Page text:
Dr. Erin L. Webster-Garrett is Assistant Professor at Radford University in Virginia. She received her Ph.D. in Literary Studies from the University of Denver. Her research interests revolve around the Shelleys, the rise of the modern romance, and empire. She has published articles in Cervantes, The Virginia Education Bulletin, and British and Irish Women’s Letters and Diaries.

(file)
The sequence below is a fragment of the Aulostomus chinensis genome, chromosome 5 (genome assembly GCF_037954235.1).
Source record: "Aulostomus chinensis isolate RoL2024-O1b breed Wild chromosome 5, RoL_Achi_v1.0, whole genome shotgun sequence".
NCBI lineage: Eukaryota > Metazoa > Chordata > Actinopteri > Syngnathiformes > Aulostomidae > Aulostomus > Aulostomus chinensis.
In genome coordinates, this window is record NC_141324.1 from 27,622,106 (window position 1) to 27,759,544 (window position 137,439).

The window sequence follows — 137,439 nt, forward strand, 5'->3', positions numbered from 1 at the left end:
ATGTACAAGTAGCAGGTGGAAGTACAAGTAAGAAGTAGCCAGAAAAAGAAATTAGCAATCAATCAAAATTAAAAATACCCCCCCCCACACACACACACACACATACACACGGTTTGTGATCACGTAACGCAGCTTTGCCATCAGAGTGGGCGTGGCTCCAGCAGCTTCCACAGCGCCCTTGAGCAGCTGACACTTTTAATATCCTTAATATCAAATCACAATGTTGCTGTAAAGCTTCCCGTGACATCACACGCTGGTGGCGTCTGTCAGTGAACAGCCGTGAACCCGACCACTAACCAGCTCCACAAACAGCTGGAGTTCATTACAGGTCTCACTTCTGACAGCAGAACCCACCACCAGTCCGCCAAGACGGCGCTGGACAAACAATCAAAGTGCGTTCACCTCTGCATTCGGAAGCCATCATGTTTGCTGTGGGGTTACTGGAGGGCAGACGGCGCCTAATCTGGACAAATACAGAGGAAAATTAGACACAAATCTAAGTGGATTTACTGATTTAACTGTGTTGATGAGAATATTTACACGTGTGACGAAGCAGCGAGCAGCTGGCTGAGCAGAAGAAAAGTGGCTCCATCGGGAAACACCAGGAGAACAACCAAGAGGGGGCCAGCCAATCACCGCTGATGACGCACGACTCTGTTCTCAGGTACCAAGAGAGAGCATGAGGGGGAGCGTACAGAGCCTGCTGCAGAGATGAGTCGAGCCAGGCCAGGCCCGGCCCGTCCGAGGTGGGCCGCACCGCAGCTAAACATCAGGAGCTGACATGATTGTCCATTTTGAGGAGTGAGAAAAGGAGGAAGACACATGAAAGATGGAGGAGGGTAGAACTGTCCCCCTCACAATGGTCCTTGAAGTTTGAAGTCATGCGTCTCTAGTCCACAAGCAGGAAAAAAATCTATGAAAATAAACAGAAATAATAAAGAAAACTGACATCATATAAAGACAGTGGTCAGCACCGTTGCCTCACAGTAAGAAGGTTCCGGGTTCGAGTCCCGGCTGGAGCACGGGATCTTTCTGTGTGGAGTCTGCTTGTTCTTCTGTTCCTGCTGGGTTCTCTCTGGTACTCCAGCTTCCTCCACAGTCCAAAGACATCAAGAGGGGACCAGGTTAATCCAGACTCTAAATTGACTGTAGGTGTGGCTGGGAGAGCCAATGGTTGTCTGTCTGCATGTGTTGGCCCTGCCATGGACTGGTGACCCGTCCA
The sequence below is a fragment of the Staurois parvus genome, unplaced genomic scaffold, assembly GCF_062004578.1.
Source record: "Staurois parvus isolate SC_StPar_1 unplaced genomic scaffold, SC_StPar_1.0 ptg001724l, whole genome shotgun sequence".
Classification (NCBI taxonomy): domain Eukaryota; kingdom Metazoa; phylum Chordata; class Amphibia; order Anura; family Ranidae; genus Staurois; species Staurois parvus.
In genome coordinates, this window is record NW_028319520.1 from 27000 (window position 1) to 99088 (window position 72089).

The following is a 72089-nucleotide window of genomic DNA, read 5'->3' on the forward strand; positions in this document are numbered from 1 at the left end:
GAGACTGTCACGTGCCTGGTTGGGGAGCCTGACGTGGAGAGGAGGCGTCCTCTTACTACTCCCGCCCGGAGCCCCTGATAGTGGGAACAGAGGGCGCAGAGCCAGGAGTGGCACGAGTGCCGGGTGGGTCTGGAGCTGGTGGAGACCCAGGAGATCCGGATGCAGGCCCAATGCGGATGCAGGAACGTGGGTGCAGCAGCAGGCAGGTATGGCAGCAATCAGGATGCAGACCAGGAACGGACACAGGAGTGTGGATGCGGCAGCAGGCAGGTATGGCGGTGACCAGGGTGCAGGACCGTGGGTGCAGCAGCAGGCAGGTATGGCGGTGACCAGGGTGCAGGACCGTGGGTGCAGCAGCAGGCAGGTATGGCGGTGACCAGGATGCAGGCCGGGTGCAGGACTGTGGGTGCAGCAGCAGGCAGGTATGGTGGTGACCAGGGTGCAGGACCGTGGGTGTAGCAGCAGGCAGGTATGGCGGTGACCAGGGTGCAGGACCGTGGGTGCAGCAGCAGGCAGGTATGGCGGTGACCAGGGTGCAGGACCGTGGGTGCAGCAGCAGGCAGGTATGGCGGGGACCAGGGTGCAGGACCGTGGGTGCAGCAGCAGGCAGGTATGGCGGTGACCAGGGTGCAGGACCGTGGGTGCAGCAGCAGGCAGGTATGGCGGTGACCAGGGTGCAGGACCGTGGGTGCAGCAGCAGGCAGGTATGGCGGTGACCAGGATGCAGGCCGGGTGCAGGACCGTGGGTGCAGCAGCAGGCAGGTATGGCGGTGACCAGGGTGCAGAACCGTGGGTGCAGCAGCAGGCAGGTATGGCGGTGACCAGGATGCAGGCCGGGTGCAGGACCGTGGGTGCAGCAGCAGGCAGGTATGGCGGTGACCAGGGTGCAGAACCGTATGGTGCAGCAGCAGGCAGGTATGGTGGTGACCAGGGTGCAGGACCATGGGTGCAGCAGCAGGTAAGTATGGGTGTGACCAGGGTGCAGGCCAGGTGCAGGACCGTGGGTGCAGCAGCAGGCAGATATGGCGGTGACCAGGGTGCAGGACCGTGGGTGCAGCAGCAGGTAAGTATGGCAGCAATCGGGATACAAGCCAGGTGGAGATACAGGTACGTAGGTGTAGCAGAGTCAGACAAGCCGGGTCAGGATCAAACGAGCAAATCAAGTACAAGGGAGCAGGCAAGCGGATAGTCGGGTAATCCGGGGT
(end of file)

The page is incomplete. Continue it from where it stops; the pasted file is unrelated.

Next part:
2007 0-7734-5564-7 This book focuses on Mary Wollstonecraft Shelley’s literary career after 1822, and Dr. Webster-Garrett explores the neglected end of the “Mary Shelley Story” and questions inherited images of her as a bourgeois satellite of masculine genius and as a child prodigy whose genius faded after The Last Man. The study contextualizes Shelley’s later career in terms of the rise of discourses of influence to describe sociopolitical, cultural, spiritual, and sexual relationships, and in terms of the rise of Romantic cultural anxieties regarding the ascendance of the popular novel and romance to positions of cultural influence. Shelley’s late novels each showcase a female principal who exerts a fully conscious and fully cognizant force on her textual world. In 1830, this deviation gained more significance as Shelley, for the first time, created a narrative in which a beautiful woman, Katherine Gordon, survives a masculine narrative in order to tell her own alternative tale. Her post-1830 novels trace the ultimate subversive act for a woman in the nineteenth-century: continued existence. As such, they demonstrate a dramatic reversal of Shelley’s approach to romantic prose fiction and suggest her need to separate herself from romance as a masculinist tradition that compulsively celebrates the death of a beautiful woman.